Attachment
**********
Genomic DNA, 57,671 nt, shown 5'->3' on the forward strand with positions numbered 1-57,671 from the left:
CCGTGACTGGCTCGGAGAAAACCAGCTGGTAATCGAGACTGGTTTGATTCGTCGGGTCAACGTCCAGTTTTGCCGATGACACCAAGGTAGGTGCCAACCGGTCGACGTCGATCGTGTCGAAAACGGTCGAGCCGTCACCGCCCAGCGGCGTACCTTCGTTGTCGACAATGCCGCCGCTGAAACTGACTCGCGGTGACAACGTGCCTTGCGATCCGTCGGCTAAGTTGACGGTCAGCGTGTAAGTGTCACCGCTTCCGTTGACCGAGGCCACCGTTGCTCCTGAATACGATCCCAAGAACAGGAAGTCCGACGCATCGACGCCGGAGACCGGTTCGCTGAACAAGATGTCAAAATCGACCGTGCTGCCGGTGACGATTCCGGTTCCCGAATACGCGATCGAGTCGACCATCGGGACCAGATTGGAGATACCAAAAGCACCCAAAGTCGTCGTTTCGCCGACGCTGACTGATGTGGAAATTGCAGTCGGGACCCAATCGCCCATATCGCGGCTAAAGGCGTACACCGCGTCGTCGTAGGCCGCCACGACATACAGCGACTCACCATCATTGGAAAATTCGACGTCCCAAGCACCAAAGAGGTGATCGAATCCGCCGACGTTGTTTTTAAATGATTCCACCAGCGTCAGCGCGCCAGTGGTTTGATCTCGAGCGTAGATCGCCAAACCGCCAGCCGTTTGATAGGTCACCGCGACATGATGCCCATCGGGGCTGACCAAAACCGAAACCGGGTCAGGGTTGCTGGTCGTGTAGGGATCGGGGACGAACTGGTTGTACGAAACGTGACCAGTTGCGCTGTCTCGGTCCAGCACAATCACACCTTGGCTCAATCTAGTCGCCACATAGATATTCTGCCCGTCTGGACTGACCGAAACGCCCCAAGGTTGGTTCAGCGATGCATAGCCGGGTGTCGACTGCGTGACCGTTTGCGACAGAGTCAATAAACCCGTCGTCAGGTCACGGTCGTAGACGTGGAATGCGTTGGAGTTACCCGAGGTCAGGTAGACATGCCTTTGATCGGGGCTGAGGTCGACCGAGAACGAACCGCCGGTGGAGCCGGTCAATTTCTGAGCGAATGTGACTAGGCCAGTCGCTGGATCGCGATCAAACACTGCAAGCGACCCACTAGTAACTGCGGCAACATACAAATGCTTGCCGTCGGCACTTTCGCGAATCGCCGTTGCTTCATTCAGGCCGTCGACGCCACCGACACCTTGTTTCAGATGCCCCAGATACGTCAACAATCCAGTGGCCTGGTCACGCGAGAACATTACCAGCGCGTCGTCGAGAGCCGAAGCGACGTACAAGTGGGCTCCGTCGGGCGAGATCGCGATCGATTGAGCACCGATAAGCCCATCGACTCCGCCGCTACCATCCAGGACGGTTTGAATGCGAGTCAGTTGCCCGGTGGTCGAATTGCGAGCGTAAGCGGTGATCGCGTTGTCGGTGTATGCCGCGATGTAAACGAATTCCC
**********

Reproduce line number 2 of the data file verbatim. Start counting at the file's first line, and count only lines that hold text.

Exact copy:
CCGTGACTGGCTCGGAGAAAACCAGCTGGTAATCGAGACTGGTTTGATTCGTCGGGTCAACGTCCAGTTTTGCCGATGACACCAAGGTAGGTGCCAACCGGTCGACGTCGATCGTGTCGAAAACGGTCGAGCCGTCACCGCCCAGCGGCGTACCTTCGTTGTCGACAATGCCGCCGCTGAAACTGACTCGCGGTGACAACGTGCCTTGCGATCCGTCGGCTAAGTTGACGGTCAGCGTGTAAGTGTCACCGCTTCCGTTGACCGAGGCCACCGTTGCTCCTGAATACGATCCCAAGAACAGGAAGTCCGACGCATCGACGCCGGAGACCGGTTCGCTGAACAAGATGTCAAAATCGACCGTGCTGCCGGTGACGATTCCGGTTCCCGAATACGCGATCGAGTCGACCATCGGGACCAGATTGGAGATACCAAAAGCACCCAAAGTCGTCGTTTCGCCGACGCTGACTGATGTGGAAATTGCAGTCGGGACCCAATCGCCCATATCGCGGCTAAAGGCGTACACCGCGTCGTCGTAGGCCGCCACGACATACAGCGACTCACCATCATTGGAAAATTCGACGTCCCAAGCACCAAAGAGGTGATCGAATCCGCCGACGTTGTTTTTAAATGATTCCACCAGCGTCAGCGCGCCAGTGGTTTGATCTCGAGCGTAGATCGCCAAACCGCCAGCCGTTTGATAGGTCACCGCGACATGATGCCCATCGGGGCTGACCAAAACCGAAACCGGGTCAGGGTTGCTGGTCGTGTAGGGATCGGGGACGAACTGGTTGTACGAAACGTGACCAGTTGCGCTGTCTCGGTCCAGCACAATCACACCTTGGCTCAATCTAGTCGCCACATAGATATTCTGCCCGTCTGGACTGACCGAAACGCCCCAAGGTTGGTTCAGCGATGCATAGCCGGGTGTCGACTGCGTGACCGTTTGCGACAGAGTCAATAAACCCGTCGTCAGGTCACGGTCGTAGACGTGGAATGCGTTGGAGTTACCCGAGGTCAGGTAGACATGCCTTTGATCGGGGCTGAGGTCGACCGAGAACGAACCGCCGGTGGAGCCGGTCAATTTCTGAGCGAATGTGACTAGGCCAGTCGCTGGATCGCGATCAAACACTGCAAGCGACCCACTAGTAACTGCGGCAACATACAAATGCTTGCCGTCGGCACTTTCGCGAATCGCCGTTGCTTCATTCAGGCCGTCGACGCCACCGACACCTTGTTTCAGATGCCCCAGATACGTCAACAATCCAGTGGCCTGGTCACGCGAGAACATTACCAGCGCGTCGTCGAGAGCCGAAGCGACGTACAAGTGGGCTCCGTCGGGCGAGATCGCGATCGATTGAGCACCGATAAGCCCATCGACTCCGCCGCTACCATCCAGGACGGTTTGAATGCGAGTCAGTTGCCCGGTGGTCGAATTGCGAGCGTAAGCGGTGATCGCGTTGTCGGTGTATGCCGCGATGTAAACGAATTCCC